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Hospitalization for H1N1 flu now highest among young

Kathleen Blanchard's picture

According to a CDC update, issued two days ago, hospitalizations for H1N1 flu are now highest among 0 to 4 year olds. Overall influenza rates are higher than normal for the time of year. Hospitalization for H1N1 flu is highest among younger patients for the week of November 1 to November 7.

Death rates related to H1N1 flu continue to increase, but visits to physician offices have declined. Since April, H1N1 has been confirmed as the cause of 156 laboratory-confirmed pediatric deaths.

Death rates from pneumonia also increased according to the weekly update from the CDC. Among 35 pediatric flu deaths, 26 were confirmed from H1N1 flu.

The CDC also reports increased H1N1 flu activity in 46 states – a decline from 48 states in the preceding week. According to the CDC, "This many reports of widespread activity at this time of year are unprecedented during seasonal flu."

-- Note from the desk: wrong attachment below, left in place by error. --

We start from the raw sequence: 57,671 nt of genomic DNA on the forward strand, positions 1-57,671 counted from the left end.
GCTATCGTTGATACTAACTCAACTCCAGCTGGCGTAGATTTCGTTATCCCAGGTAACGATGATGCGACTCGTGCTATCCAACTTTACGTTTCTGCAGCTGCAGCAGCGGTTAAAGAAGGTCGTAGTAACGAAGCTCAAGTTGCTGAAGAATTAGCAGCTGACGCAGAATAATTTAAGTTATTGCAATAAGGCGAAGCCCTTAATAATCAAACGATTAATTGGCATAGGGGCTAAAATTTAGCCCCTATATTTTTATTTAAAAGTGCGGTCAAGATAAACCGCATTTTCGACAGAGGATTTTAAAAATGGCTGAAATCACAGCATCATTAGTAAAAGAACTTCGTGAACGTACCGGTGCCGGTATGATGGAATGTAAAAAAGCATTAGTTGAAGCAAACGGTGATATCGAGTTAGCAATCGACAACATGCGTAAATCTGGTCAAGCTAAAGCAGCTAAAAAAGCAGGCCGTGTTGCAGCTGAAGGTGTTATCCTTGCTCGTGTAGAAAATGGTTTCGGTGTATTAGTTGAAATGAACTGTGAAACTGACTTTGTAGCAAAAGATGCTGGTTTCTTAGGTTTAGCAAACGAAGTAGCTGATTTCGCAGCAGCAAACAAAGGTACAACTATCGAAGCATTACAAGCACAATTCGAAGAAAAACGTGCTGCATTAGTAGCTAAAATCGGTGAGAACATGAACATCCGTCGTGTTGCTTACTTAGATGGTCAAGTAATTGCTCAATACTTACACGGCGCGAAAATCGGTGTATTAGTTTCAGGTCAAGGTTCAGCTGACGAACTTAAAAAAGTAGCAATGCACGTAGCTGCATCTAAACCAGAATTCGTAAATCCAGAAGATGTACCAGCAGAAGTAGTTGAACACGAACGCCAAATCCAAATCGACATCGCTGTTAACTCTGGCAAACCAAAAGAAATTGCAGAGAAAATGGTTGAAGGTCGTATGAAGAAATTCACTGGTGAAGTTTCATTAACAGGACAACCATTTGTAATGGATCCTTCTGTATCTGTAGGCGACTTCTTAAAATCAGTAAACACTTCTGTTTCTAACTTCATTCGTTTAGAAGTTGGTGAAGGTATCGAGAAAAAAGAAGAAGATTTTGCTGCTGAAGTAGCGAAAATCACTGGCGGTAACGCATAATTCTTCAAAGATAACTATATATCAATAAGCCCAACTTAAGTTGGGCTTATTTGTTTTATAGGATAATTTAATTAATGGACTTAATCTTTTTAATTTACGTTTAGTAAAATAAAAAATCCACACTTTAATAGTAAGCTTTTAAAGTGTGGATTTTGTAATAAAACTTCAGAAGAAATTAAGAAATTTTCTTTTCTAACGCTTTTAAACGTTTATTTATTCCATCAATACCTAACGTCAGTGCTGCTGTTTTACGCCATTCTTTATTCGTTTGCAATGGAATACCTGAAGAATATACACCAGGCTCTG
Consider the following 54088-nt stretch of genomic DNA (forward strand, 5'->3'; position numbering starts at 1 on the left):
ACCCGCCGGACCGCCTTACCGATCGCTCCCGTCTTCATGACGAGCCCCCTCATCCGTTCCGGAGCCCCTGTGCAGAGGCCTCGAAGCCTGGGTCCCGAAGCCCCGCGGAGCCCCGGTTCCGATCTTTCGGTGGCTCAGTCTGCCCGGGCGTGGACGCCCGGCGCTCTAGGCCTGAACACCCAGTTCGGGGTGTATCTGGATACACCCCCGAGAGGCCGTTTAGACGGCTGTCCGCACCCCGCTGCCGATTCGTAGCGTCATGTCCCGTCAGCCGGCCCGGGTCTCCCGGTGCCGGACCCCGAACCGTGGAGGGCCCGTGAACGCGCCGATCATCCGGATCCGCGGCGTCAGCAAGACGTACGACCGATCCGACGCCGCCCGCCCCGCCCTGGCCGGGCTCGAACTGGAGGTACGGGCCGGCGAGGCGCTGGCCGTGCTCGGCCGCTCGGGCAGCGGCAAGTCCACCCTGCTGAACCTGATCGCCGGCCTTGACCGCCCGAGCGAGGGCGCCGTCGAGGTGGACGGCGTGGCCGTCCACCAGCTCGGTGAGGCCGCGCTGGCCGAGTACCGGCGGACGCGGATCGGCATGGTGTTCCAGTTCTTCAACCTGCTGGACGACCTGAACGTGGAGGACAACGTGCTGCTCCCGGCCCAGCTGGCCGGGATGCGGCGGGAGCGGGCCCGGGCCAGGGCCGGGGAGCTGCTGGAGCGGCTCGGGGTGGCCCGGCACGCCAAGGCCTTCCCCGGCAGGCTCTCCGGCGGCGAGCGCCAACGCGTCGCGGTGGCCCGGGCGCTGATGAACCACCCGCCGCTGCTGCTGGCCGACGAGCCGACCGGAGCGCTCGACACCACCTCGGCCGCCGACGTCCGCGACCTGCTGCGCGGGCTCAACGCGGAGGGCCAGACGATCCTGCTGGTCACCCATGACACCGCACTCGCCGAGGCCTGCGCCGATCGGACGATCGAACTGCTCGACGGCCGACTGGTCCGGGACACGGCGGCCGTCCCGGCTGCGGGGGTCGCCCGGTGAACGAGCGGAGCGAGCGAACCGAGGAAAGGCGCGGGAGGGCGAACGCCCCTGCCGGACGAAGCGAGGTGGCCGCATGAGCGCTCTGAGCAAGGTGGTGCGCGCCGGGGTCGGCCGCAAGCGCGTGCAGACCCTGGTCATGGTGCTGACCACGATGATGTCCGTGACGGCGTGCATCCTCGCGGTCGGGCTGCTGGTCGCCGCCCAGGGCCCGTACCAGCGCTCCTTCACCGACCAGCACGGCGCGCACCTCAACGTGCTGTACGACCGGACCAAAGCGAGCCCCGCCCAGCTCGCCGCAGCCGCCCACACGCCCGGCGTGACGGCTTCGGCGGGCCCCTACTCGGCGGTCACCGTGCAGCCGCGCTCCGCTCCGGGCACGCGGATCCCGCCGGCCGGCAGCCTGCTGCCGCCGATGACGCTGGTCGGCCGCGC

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All of the flu activity reported is related to H1N1 flu that continues to be susceptible to oseltamivir (Tamiflu) and zanamivir (Relenza), “with rare exception”.

High risk groups for H1N1 complications include children younger than 5, but especially children younger than 2 years old, adults 65 years of age and older and pregnant women.

Medical conditions that can increase risk of H1N1 flu complications include:

The CDC update on H1N1 flu is considered preliminary and could change. The CDC says they are continuing to provide guidance and surveillance of H1N1 flu activity, including replenishing antiviral drugs and personal protective gear sent in April to all US states and territories. Each week the CDC issues and update on H1N1 flu activity. For the week of November 1 to 7, hospitalization rates for H1N1 flu were highest among 0 to 4 year olds. High risk groups for H1N1 flu complications are encouraged to take H1N1 flu vaccine as it becomes available.